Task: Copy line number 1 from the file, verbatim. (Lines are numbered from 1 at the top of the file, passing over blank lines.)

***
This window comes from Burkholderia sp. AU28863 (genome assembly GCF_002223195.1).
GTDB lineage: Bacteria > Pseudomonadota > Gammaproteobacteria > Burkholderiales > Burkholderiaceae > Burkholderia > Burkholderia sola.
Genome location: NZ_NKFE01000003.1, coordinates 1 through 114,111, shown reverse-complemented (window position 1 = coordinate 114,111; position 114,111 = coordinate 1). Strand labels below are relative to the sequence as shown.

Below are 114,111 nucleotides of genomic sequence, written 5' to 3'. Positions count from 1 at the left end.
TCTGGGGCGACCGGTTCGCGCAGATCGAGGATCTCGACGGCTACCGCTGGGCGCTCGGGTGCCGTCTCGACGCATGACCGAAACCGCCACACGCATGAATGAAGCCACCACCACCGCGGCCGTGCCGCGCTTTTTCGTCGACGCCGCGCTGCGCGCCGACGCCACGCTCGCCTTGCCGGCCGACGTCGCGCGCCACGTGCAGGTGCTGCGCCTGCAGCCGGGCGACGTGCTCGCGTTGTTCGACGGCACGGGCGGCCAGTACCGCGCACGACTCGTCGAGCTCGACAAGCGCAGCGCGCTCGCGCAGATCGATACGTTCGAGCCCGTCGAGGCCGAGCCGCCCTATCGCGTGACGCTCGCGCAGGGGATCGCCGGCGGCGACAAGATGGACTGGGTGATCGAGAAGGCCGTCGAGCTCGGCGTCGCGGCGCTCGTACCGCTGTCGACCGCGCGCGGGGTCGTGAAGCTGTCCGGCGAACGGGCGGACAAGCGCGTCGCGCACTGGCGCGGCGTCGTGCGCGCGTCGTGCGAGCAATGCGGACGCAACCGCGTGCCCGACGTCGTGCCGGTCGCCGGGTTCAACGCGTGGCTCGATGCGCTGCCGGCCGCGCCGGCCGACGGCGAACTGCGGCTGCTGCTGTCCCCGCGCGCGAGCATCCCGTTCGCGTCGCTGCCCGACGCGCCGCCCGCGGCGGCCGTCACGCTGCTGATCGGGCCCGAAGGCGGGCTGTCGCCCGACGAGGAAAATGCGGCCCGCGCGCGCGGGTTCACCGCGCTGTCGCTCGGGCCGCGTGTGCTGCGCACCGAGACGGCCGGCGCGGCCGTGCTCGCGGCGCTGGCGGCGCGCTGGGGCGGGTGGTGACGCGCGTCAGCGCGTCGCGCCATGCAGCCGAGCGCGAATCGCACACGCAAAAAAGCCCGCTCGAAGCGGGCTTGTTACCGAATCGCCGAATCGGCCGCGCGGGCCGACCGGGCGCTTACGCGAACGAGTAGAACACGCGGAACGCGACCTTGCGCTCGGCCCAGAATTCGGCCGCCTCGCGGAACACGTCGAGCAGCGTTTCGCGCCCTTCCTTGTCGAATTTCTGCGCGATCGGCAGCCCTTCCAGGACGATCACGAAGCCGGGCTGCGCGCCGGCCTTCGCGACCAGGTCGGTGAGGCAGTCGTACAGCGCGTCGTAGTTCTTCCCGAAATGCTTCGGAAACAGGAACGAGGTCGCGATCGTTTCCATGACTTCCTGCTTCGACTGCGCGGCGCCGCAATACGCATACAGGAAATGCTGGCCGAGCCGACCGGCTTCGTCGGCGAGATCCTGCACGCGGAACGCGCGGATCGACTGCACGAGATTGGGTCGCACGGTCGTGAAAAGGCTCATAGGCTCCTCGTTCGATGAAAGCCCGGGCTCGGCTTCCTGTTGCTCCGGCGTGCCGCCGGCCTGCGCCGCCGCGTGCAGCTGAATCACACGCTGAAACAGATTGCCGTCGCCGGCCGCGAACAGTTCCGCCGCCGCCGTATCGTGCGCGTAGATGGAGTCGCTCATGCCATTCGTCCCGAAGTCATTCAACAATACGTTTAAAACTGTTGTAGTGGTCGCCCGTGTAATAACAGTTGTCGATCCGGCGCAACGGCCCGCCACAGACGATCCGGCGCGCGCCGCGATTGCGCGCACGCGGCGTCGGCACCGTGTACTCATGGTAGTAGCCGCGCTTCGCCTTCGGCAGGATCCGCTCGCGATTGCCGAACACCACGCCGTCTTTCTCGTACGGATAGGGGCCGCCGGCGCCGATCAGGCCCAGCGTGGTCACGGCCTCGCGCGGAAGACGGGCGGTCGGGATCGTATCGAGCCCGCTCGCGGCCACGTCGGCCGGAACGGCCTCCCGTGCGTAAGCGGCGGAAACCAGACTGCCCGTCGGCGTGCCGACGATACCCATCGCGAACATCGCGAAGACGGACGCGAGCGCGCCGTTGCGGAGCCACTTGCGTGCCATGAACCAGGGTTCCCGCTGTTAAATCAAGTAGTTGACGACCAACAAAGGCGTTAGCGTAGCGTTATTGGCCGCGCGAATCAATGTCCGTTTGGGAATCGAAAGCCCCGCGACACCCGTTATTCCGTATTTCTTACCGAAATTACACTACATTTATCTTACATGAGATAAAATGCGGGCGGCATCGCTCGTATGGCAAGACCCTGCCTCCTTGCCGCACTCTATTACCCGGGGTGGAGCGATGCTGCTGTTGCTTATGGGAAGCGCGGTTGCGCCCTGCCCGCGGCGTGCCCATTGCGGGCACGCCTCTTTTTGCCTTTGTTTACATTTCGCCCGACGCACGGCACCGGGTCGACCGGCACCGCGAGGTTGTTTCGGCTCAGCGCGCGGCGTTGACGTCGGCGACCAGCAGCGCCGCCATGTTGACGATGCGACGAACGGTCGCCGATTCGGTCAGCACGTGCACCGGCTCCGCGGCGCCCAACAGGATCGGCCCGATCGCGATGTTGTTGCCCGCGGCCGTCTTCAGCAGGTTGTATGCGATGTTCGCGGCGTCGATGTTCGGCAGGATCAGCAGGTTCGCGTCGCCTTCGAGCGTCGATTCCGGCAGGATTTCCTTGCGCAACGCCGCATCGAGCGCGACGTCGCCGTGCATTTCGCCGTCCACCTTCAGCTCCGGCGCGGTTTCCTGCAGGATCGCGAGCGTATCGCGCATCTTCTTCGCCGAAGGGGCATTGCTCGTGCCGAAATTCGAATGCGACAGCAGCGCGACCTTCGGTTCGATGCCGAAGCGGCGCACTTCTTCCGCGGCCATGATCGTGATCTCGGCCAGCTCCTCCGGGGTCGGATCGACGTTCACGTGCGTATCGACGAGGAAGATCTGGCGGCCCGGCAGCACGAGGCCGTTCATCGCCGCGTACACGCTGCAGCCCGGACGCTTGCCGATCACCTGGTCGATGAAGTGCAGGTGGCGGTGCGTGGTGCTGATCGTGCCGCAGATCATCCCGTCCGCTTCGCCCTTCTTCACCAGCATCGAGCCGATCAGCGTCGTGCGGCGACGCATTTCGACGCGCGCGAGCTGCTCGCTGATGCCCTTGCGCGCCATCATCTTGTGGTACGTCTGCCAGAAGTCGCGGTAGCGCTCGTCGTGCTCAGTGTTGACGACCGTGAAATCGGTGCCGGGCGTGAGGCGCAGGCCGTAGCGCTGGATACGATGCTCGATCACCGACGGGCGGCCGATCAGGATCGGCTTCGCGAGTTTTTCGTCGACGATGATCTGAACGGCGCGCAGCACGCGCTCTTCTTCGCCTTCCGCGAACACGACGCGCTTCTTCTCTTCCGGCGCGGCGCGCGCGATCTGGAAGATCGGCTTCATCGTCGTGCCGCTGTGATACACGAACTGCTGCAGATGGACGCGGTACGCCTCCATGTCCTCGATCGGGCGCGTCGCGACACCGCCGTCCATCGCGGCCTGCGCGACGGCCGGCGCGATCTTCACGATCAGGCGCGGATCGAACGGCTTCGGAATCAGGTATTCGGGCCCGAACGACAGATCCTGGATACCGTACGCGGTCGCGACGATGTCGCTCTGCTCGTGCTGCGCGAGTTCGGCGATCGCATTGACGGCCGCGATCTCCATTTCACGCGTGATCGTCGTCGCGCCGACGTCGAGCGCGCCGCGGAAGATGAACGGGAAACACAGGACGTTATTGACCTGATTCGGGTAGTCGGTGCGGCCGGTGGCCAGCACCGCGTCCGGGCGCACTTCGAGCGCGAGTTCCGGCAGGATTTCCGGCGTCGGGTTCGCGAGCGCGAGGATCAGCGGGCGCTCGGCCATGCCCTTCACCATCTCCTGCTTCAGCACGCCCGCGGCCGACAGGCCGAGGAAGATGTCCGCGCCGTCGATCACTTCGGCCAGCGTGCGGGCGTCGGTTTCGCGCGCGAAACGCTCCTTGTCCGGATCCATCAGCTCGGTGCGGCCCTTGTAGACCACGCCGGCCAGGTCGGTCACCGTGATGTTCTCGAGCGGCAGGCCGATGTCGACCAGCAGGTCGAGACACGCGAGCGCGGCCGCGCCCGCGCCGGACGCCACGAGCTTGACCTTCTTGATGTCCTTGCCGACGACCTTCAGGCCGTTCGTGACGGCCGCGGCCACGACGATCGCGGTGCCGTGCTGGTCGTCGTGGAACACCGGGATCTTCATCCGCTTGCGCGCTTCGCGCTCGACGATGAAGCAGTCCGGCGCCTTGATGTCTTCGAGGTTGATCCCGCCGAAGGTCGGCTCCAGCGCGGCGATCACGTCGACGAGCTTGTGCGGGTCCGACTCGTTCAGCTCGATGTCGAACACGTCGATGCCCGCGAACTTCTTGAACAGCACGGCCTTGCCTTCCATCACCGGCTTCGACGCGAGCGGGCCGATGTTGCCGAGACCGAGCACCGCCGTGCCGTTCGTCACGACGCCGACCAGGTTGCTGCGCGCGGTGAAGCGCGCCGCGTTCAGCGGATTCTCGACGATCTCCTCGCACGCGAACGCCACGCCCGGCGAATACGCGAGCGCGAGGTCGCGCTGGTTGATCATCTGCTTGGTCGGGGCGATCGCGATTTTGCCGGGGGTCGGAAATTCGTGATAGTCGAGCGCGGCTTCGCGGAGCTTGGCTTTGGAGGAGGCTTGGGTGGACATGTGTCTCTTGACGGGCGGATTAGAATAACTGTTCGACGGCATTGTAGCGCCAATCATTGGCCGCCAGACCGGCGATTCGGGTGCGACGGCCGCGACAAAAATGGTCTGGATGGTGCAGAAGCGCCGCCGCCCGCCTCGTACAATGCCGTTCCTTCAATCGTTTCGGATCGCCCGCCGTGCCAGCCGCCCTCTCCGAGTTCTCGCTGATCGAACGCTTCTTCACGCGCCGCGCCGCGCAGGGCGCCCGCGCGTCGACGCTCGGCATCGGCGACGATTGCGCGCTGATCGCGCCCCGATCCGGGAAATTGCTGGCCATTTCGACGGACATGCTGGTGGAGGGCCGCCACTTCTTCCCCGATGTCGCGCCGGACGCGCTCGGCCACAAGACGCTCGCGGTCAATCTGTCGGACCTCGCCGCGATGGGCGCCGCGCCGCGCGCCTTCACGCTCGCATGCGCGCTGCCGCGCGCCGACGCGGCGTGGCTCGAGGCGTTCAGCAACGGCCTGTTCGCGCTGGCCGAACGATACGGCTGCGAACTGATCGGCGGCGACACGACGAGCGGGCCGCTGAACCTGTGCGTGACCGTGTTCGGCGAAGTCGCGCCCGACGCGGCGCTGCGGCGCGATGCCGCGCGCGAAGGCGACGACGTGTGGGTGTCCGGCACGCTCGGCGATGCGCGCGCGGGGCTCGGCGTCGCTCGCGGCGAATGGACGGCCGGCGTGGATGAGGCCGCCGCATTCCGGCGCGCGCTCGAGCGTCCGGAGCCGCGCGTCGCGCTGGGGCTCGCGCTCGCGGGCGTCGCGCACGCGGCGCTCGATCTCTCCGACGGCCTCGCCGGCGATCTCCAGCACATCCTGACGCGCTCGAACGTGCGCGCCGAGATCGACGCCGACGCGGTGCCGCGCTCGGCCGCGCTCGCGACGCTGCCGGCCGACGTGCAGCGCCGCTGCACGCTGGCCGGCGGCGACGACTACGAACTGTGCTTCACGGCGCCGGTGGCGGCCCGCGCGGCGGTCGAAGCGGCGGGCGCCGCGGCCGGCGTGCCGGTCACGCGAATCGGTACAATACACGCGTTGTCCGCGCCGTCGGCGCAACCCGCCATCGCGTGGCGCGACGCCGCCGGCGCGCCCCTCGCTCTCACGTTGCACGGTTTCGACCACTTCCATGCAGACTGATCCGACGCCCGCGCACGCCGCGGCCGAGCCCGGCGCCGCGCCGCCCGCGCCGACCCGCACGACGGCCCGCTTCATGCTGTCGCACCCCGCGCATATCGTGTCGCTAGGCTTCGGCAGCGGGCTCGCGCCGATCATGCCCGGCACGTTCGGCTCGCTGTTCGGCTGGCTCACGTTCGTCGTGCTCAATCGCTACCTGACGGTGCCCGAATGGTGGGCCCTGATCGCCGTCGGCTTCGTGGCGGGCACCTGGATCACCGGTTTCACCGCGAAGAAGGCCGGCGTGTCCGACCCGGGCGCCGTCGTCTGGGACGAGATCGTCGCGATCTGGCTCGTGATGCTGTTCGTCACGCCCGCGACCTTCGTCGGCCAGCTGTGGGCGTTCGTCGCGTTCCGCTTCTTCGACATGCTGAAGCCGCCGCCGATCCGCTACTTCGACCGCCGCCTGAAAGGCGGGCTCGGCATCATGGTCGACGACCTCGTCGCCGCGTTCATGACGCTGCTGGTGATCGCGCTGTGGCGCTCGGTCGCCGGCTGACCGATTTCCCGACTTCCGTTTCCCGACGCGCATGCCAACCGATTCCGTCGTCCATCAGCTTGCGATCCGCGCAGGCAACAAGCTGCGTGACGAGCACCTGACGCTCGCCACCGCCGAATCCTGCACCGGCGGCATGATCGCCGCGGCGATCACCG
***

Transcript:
This window comes from Burkholderia sp. AU28863 (genome assembly GCF_002223195.1).